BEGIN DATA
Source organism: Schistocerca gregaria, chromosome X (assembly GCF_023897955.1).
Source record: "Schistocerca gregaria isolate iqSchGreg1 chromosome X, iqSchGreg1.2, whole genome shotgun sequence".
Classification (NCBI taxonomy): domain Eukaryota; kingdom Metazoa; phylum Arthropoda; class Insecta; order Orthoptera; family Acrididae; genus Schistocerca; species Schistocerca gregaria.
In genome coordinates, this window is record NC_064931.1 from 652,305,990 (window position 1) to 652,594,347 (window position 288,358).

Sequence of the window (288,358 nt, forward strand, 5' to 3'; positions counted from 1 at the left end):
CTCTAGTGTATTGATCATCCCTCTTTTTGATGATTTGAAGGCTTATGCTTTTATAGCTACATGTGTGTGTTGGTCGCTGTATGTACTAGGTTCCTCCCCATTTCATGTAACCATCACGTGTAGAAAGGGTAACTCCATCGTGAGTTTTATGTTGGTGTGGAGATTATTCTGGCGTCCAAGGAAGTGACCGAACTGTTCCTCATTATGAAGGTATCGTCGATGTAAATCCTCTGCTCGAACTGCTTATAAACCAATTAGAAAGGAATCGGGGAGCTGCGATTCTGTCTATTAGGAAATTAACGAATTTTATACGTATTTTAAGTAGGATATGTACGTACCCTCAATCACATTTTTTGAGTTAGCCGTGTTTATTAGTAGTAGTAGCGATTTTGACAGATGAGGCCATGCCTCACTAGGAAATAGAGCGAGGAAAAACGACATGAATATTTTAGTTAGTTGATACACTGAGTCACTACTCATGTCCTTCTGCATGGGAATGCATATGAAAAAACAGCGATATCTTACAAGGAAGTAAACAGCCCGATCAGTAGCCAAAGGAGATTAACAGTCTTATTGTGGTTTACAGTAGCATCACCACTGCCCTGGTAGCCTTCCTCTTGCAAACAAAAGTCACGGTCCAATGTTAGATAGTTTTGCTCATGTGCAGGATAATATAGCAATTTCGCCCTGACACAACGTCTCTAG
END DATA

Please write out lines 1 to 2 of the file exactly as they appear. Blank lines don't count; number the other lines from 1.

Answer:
Source organism: Schistocerca gregaria, chromosome X (assembly GCF_023897955.1).
Source record: "Schistocerca gregaria isolate iqSchGreg1 chromosome X, iqSchGreg1.2, whole genome shotgun sequence".